If you are here for the continuation of my fall foliage cruise series, I’ll be continuing those articles starting December 30. This week, however, I owe my firearms fans some long-promised handgun reviews. And after that I go to two weeks of Christmas-themed reruns.
Today I’ll be giving a first look and shooting review of the SIG Sauer P365 SAS with the Meprolight FT Bullseye sighting system equipped with an innovative tritium-illuminated sight using fiber optic light tubes. Take a look below and at first glance you’ll wonder where the front and rear sights are located:
First, the handgun. SIG Sauer’s P365 subcompact 9mm arrived to the market in 2018. What amazed the concealed carry world was the 10+1 capacity in a handgun very nearly the size of a .380 ACP/9mm kurz 6+1 Colt Mustang. My personal favorite concealed carry pistol since 2009 also holds 10+1 rounds of 9mm, but by P365 standards my trusty ol’ Walther P99c AS is positively gargantuan in comparison even though the P99c (compact) was quite a breakthrough when it was introduced some twenty years ago.
Let’s take a look at some images showing the size differences among the P365 SAS, Walther P99c AS, a Colt Mustang Lite sporting an aftermarket 7+1 magazine, and the incredibly small Beretta 3032 Tomcat holding 7+1 rounds of .32 ACP/7.65mm:
First up, SIG P365 SAS versus Walther P99c AS:
Let’s take a look at the differences in grip width, even though both guns have a 10+1 capacity:
Now for a shot of the P365 overlaying the P99c, which weighs about two ounces more than the SIG:
I know I was certainly impressed, but how does the SIG stack up against a .380 ACP/9mm kurz Colt Mustang Lite with an aftermarket 7+1 magazine with a finger rest? I forgot to insert a magazine into the P365 before taking these shots, but even with the finger rest SIG magazine the height still would have come out far less than the Colt’s. Let’s take a gander:
Finally, let’s compare the P365 against one of the smallest practical pocket pistols around, the Beretta 3032 Tomcat with 7+1 rounds of .32 ACP/7.65mm:
Now that’s impressive. The P365 SAS has the ‘SIG Anti-Snag (SAS) treatment, more so than any other SIG SAS pistol I’ve yet seen. Perhaps too much. The takedown lever is gone, replaced by a latch that requires a coin or flat-head screwdriver to manipulate. The slide stop is now completely useless, although I don’t miss that because I always slingshot the slide to chamber a round rather than depress the slide stop.
Fortunately, though, I found one pleasant surprise upon reassembling the weapon. Attaching the slide and moving it back to the slide-lock position, then engaging the slide lock upward into the slide notch, causes the takedown latch to rotate back to the ready position. That’s a neat feature, for sure, and one that negates some criticism of the original P365 takedown lever being difficult to rotate back upon reassembly. Speaking of disassembly, let’s take a look at the innards of the P365 SAS:
The P365 is a very light weapon chambered for a not-so-subtle 9mm round. But don’t worry. The gun is not that snappy. First of all, the barrel sits very low over the frame, giving an incredibly low bore axis. Then, as part of the SAS treatment, SIG went further and ported both the slide and barrel. This porting directs gasses upward in a V-shaped pattern about 15mm from the muzzle. The result is that recoil is somewhat mitigated, which also helps to negate the tendency for the muzzle to rise.
I found the P365 very controllable, with easy and quick target reacquisition despite my unfamiliarity with the Meprolight FT Bullseye sight. You’ll note that I said ‘sight’ rather than ‘sights’. That’s because the traditional front sight is completely missing from this system. Observe:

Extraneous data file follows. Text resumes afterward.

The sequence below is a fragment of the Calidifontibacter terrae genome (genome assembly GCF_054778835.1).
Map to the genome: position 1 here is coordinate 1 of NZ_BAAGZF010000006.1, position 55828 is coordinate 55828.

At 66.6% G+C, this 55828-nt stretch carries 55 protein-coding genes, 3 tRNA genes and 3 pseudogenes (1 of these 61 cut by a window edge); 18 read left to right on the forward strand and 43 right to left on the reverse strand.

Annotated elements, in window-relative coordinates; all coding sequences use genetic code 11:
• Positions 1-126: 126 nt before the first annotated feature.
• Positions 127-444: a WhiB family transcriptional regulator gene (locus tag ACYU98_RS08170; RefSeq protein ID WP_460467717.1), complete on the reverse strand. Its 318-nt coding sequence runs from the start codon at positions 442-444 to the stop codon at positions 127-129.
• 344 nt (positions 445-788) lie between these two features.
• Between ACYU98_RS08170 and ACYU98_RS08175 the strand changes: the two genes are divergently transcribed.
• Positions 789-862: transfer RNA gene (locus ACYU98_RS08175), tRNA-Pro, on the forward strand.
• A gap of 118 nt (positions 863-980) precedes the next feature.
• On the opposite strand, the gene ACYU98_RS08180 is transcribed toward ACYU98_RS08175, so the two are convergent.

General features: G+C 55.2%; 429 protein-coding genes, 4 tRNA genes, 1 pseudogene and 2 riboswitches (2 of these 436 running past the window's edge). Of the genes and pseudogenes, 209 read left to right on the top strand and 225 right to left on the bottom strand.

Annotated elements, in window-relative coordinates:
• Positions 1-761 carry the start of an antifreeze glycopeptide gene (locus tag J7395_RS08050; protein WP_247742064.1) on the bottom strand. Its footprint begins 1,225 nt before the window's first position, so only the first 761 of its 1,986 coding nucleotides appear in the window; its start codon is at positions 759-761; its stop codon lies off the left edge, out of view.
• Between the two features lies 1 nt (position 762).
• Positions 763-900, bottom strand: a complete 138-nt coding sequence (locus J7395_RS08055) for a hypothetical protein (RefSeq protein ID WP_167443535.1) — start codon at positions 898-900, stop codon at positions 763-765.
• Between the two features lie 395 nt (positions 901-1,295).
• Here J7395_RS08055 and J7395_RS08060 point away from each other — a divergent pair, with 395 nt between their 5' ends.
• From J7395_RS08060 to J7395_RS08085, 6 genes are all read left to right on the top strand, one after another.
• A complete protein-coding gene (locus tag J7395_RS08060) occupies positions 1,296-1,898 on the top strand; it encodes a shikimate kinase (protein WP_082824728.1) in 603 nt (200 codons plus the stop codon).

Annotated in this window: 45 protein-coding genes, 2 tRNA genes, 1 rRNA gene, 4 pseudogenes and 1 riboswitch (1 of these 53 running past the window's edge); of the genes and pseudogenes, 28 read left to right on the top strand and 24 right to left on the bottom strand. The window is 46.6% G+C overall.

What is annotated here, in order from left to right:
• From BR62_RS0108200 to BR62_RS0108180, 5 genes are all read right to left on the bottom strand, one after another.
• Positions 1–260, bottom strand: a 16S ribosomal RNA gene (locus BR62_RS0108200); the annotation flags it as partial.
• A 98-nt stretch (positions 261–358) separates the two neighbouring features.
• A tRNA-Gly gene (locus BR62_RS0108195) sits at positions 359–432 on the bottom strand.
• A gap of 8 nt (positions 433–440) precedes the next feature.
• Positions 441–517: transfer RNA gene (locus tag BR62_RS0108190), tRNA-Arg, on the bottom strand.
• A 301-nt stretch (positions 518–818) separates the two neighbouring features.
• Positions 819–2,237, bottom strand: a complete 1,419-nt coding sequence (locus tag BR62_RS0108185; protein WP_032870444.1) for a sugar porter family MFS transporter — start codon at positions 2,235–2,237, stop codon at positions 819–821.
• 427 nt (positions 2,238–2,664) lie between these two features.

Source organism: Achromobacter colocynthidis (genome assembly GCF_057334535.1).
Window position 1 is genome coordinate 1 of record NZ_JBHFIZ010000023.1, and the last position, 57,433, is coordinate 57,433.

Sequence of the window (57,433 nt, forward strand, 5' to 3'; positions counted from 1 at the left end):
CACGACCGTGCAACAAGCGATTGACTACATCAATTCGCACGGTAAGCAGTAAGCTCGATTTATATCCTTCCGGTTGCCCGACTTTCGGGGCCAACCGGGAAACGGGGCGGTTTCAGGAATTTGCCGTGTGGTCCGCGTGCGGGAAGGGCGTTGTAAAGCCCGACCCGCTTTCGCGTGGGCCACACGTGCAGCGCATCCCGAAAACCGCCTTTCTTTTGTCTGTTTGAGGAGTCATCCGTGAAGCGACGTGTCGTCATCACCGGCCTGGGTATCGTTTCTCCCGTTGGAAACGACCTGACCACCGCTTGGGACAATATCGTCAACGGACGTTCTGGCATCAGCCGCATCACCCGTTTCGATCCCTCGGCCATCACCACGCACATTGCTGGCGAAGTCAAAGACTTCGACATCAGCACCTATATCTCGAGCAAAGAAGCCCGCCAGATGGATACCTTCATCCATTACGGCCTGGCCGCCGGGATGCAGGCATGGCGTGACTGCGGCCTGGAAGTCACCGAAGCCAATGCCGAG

It takes a little time to get accustomed to the FT Bullseye sight, but for a defense pistol used inside of, say, twenty yards or so, they’re simply fantastic. Before I took the P365 SAS to the range, I spent about two weeks practicing target acquisition at various ranges. The brighter the light striking the top of the gun, the better the illumination, but bringing the gun aligned with your line-of-sight is critical, or you wind up hunting for the magic bullseye to appear. This is especially critical in low light situations, as the tritium on this particular sight is nowhere near as bright as on SIG’s other tritium night sights, and far less than SIG’s superlative X-Ray sights. The best way I’ve found to practice this is to have the unloaded P365 nearby, and then on occasion snatch it up level to your dominate shooting eye, then looking to see if the bullseye is visible. If you’re off on the alignment, you may not see anything, but if you’re close enough you’ll get this:
Once you’ve mastered getting the top of the P365 slide aligned with your dominate shooting eye, however, centering the bullseye is done rapidly as long as you were close enough initially to see some green. When it all comes together, this is what you see as you squeeze the trigger:
One more word about sighting: I found that initially, despite lots of dry-fire practice, I was shooting low. That’s because I’m used to either a six-o’clock sight picture, or placing the intended point-of-impact at the top of the front sight post, depending on how the particular gun is sighted in. That’s not going to happen with the FT Bullseye, and you have to train yourself out of that habit. It’s much closer to a combat sight picture. With this sight you place the bullseye directly over the intended point-of-impact. Do that, and you’re dead on target. Revert back to your prior training, and you’re going low.
So, how does this sighting system work in conjunction with a handgun specifically designed around it? Quite well once you work it all out. Below are the targets I used. All are printed on 8.5×11-inch/216x280mm paper. The first three targets simulate the distance requirements for Texas state qualification for a license to carry — 20 shots at 3 yards/2.74 meters; 20 shots at 7 yards/6.4 meters; 20 shots at 15 yards/13.7 meters (Texas requirement at 15 yards is 10 shots, but I doubled that). And while these requirements are with a much larger B27 silhouette target, again I was using targets printed on standard letter-size paper: